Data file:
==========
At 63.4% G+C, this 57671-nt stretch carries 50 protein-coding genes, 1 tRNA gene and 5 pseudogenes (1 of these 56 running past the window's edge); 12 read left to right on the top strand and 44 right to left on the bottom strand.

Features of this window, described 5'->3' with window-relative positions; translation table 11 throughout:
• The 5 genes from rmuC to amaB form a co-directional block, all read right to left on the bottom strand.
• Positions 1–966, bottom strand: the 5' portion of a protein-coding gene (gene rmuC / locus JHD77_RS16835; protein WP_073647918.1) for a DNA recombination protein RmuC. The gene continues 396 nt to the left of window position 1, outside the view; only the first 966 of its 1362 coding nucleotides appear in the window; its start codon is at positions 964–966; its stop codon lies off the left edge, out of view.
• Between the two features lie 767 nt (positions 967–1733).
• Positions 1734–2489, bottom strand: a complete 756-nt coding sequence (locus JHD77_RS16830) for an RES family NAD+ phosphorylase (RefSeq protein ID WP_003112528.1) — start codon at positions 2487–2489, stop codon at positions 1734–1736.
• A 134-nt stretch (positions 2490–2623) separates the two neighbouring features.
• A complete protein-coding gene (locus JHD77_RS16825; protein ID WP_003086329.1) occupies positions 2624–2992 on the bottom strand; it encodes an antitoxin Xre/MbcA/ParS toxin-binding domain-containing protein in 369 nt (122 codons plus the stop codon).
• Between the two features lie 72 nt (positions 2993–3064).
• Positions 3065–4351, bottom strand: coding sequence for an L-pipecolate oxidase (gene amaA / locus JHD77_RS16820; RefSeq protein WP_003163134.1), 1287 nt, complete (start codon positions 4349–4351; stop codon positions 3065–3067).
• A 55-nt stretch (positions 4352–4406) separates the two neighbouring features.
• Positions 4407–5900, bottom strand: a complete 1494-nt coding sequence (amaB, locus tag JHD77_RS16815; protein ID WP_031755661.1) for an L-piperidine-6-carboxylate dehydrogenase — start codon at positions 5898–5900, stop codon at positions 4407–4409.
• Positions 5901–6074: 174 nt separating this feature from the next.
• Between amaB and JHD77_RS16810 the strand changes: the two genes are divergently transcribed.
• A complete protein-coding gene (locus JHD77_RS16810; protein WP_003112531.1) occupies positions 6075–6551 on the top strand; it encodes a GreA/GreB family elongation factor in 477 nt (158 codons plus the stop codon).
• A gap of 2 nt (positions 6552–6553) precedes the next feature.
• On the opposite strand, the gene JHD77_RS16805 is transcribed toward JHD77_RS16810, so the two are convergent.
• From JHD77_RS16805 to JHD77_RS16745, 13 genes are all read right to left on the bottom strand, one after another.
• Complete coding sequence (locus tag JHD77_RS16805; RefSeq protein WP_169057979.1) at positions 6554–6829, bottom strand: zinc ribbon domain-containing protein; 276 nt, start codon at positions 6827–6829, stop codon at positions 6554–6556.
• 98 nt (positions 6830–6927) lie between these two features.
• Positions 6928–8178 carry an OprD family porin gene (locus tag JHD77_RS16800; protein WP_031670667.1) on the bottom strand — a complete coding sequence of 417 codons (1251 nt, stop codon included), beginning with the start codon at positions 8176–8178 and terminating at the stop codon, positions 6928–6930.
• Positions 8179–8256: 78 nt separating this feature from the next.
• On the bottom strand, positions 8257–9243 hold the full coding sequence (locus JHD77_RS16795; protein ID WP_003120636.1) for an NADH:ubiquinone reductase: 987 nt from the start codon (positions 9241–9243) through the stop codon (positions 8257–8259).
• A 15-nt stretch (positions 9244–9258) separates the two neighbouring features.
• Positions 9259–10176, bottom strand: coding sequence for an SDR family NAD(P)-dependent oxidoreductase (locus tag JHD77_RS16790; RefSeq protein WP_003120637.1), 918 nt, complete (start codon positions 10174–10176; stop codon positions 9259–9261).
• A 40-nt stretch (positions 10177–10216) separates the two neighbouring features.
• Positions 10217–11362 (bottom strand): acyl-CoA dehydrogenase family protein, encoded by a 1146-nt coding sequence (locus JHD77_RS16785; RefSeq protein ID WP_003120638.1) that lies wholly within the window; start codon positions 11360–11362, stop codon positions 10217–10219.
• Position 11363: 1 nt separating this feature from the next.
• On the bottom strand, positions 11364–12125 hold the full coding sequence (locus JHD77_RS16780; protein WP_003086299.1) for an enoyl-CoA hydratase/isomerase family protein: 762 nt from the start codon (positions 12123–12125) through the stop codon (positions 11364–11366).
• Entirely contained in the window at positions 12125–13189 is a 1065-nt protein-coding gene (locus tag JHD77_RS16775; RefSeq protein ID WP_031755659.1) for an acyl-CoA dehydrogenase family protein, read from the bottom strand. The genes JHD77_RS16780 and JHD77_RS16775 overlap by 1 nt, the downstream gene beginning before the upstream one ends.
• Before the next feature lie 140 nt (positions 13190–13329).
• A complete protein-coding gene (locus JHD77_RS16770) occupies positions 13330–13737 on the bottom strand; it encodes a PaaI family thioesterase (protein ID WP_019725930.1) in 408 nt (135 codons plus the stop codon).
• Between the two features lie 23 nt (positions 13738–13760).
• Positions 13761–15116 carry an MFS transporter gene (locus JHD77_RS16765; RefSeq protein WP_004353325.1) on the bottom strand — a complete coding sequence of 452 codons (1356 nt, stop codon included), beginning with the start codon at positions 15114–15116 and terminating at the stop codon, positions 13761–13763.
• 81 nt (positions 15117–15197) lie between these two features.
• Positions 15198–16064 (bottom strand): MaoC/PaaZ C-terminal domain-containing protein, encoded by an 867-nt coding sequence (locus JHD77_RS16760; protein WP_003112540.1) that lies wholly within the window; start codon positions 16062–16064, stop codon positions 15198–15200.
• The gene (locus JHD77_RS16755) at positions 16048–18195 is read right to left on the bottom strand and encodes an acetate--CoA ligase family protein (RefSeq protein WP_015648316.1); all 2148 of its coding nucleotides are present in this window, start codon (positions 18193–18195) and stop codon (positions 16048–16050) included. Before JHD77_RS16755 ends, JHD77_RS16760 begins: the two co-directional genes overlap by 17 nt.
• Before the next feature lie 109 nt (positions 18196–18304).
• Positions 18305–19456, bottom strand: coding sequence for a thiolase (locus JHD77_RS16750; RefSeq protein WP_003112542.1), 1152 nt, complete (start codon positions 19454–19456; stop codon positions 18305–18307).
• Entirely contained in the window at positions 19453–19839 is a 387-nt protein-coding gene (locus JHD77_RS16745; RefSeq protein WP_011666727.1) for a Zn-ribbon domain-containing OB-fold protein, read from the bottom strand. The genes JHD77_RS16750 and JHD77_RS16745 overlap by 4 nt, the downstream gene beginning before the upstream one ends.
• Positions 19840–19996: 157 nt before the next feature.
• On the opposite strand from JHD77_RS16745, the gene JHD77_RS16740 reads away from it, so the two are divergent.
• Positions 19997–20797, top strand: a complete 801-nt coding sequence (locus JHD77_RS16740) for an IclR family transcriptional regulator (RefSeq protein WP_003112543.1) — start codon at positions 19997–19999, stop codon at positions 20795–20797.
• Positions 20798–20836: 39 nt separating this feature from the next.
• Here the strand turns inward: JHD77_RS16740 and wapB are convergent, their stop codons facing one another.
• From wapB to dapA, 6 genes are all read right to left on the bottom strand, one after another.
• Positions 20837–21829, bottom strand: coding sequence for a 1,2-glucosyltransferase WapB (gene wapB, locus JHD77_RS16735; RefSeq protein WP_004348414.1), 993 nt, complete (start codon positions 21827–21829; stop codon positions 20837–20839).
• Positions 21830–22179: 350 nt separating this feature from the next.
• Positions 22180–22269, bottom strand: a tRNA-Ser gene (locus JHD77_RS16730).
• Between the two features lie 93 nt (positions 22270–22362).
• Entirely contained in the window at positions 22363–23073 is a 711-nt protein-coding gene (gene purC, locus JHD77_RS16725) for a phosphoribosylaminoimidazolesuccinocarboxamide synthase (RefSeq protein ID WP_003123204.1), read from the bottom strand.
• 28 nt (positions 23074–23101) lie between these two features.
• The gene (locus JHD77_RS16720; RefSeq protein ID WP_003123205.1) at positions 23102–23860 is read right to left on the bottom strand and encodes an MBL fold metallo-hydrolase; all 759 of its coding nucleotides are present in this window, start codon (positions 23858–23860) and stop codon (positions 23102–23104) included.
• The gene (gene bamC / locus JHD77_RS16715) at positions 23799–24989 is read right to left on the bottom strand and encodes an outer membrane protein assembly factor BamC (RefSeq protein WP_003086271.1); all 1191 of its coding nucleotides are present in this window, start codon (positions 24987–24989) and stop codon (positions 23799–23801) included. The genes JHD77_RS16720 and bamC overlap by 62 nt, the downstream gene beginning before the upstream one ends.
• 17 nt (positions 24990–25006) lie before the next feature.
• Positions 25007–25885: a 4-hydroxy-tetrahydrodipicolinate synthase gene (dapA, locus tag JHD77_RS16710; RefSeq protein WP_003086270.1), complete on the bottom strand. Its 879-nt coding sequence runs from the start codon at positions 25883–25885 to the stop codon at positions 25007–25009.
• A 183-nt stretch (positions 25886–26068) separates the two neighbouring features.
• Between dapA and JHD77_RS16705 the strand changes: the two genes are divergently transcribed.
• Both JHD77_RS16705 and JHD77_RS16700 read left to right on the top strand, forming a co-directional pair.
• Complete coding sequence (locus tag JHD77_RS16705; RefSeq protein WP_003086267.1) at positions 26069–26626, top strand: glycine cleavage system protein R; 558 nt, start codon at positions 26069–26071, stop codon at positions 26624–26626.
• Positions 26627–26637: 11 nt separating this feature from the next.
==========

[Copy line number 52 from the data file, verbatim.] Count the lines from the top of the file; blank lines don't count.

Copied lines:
• 28 nt (positions 23074–23101) lie between these two features.